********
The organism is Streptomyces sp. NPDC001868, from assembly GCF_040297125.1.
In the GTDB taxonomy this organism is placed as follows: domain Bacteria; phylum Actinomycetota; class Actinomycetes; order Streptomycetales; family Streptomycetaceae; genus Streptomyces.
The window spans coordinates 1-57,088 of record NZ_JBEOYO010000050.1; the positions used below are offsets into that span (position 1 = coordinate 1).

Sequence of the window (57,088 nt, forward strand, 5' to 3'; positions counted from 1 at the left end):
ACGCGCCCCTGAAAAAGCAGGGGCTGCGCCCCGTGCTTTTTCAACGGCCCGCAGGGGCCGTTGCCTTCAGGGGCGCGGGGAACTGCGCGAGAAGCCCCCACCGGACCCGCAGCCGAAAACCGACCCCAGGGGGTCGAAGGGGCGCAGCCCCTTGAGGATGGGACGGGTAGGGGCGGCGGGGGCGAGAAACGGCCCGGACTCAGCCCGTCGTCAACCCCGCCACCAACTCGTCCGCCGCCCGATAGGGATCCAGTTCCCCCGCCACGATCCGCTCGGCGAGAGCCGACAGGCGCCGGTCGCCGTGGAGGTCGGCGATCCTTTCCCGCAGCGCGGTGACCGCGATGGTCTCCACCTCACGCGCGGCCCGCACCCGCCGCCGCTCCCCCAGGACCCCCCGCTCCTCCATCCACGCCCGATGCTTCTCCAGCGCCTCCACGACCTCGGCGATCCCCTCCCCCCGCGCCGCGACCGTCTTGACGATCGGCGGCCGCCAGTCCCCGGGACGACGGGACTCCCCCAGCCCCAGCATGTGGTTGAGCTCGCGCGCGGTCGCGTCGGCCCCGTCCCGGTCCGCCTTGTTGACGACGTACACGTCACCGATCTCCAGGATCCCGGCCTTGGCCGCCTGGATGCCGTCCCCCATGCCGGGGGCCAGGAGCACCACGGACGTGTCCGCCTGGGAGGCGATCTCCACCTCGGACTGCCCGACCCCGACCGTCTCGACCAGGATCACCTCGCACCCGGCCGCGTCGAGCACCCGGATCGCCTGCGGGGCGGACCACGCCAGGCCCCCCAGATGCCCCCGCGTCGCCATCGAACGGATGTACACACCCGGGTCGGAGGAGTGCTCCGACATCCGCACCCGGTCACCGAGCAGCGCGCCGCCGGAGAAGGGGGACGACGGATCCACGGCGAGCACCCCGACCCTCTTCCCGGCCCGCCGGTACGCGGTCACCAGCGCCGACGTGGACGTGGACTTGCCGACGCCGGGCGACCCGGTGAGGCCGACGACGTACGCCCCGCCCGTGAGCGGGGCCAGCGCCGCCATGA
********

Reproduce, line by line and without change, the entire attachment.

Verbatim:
The organism is Streptomyces sp. NPDC001868, from assembly GCF_040297125.1.
In the GTDB taxonomy this organism is placed as follows: domain Bacteria; phylum Actinomycetota; class Actinomycetes; order Streptomycetales; family Streptomycetaceae; genus Streptomyces.
The window spans coordinates 1-57,088 of record NZ_JBEOYO010000050.1; the positions used below are offsets into that span (position 1 = coordinate 1).

Sequence of the window (57,088 nt, forward strand, 5' to 3'; positions counted from 1 at the left end):
ACGCGCCCCTGAAAAAGCAGGGGCTGCGCCCCGTGCTTTTTCAACGGCCCGCAGGGGCCGTTGCCTTCAGGGGCGCGGGGAACTGCGCGAGAAGCCCCCACCGGACCCGCAGCCGAAAACCGACCCCAGGGGGTCGAAGGGGCGCAGCCCCTTGAGGATGGGACGGGTAGGGGCGGCGGGGGCGAGAAACGGCCCGGACTCAGCCCGTCGTCAACCCCGCCACCAACTCGTCCGCCGCCCGATAGGGATCCAGTTCCCCCGCCACGATCCGCTCGGCGAGAGCCGACAGGCGCCGGTCGCCGTGGAGGTCGGCGATCCTTTCCCGCAGCGCGGTGACCGCGATGGTCTCCACCTCACGCGCGGCCCGCACCCGCCGCCGCTCCCCCAGGACCCCCCGCTCCTCCATCCACGCCCGATGCTTCTCCAGCGCCTCCACGACCTCGGCGATCCCCTCCCCCCGCGCCGCGACCGTCTTGACGATCGGCGGCCGCCAGTCCCCGGGACGACGGGACTCCCCCAGCCCCAGCATGTGGTTGAGCTCGCGCGCGGTCGCGTCGGCCCCGTCCCGGTCCGCCTTGTTGACGACGTACACGTCACCGATCTCCAGGATCCCGGCCTTGGCCGCCTGGATGCCGTCCCCCATGCCGGGGGCCAGGAGCACCACGGACGTGTCCGCCTGGGAGGCGATCTCCACCTCGGACTGCCCGACCCCGACCGTCTCGACCAGGATCACCTCGCACCCGGCCGCGTCGAGCACCCGGATCGCCTGCGGGGCGGACCACGCCAGGCCCCCCAGATGCCCCCGCGTCGCCATCGAACGGATGTACACACCCGGGTCGGAGGAGTGCTCCGACATCCGCACCCGGTCACCGAGCAGCGCGCCGCCGGAGAAGGGGGACGACGGATCCACGGCGAGCACCCCGACCCTCTTCCCGGCCCGCCGGTACGCGGTCACCAGCGCCGACGTGGACGTGGACTTGCCGACGCCGGGCGACCCGGTGAGGCCGACGACGTACGCCCCGCCCGTGAGCGGGGCCAGCGCCGCCATGA